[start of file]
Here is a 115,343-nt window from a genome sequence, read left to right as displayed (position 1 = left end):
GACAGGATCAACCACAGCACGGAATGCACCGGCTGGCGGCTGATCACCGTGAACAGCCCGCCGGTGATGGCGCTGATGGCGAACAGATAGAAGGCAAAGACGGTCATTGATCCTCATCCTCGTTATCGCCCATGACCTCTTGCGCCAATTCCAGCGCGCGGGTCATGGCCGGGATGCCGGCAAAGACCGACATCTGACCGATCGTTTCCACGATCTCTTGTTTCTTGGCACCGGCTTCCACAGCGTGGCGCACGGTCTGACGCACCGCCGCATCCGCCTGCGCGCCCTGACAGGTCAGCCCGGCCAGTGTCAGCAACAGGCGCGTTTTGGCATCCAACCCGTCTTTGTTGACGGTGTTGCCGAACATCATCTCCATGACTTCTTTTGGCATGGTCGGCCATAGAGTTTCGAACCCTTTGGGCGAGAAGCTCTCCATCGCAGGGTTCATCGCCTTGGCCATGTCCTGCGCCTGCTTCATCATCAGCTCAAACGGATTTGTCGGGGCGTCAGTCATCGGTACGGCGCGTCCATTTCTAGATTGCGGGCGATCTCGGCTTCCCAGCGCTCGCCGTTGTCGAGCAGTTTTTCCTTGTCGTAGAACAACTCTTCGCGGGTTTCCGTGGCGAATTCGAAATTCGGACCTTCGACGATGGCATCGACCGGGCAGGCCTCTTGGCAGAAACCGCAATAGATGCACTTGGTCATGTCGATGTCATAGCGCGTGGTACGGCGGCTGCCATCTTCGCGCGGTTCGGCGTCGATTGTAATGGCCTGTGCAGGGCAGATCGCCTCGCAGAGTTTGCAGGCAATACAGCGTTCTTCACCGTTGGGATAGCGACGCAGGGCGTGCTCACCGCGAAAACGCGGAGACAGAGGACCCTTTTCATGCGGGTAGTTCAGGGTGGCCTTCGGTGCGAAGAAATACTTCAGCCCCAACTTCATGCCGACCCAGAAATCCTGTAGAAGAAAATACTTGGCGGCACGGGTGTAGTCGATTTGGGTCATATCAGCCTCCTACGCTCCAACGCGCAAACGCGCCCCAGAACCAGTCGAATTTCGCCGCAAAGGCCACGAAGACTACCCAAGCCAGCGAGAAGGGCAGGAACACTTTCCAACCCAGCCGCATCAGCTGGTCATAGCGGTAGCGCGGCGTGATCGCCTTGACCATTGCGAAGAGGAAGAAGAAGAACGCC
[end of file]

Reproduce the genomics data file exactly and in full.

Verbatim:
Here is a 115,343-nt window from a genome sequence, read left to right as displayed (position 1 = left end):
GACAGGATCAACCACAGCACGGAATGCACCGGCTGGCGGCTGATCACCGTGAACAGCCCGCCGGTGATGGCGCTGATGGCGAACAGATAGAAGGCAAAGACGGTCATTGATCCTCATCCTCGTTATCGCCCATGACCTCTTGCGCCAATTCCAGCGCGCGGGTCATGGCCGGGATGCCGGCAAAGACCGACATCTGACCGATCGTTTCCACGATCTCTTGTTTCTTGGCACCGGCTTCCACAGCGTGGCGCACGGTCTGACGCACCGCCGCATCCGCCTGCGCGCCCTGACAGGTCAGCCCGGCCAGTGTCAGCAACAGGCGCGTTTTGGCATCCAACCCGTCTTTGTTGACGGTGTTGCCGAACATCATCTCCATGACTTCTTTTGGCATGGTCGGCCATAGAGTTTCGAACCCTTTGGGCGAGAAGCTCTCCATCGCAGGGTTCATCGCCTTGGCCATGTCCTGCGCCTGCTTCATCATCAGCTCAAACGGATTTGTCGGGGCGTCAGTCATCGGTACGGCGCGTCCATTTCTAGATTGCGGGCGATCTCGGCTTCCCAGCGCTCGCCGTTGTCGAGCAGTTTTTCCTTGTCGTAGAACAACTCTTCGCGGGTTTCCGTGGCGAATTCGAAATTCGGACCTTCGACGATGGCATCGACCGGGCAGGCCTCTTGGCAGAAACCGCAATAGATGCACTTGGTCATGTCGATGTCATAGCGCGTGGTACGGCGGCTGCCATCTTCGCGCGGTTCGGCGTCGATTGTAATGGCCTGTGCAGGGCAGATCGCCTCGCAGAGTTTGCAGGCAATACAGCGTTCTTCACCGTTGGGATAGCGACGCAGGGCGTGCTCACCGCGAAAACGCGGAGACAGAGGACCCTTTTCATGCGGGTAGTTCAGGGTGGCCTTCGGTGCGAAGAAATACTTCAGCCCCAACTTCATGCCGACCCAGAAATCCTGTAGAAGAAAATACTTGGCGGCACGGGTGTAGTCGATTTGGGTCATATCAGCCTCCTACGCTCCAACGCGCAAACGCGCCCCAGAACCAGTCGAATTTCGCCGCAAAGGCCACGAAGACTACCCAAGCCAGCGAGAAGGGCAGGAACACTTTCCAACCCAGCCGCATCAGCTGGTCATAGCGGTAGCGCGGCGTGATCGCCTTGACCATTGCGAAGAGGAAGAAGAAGAACGCC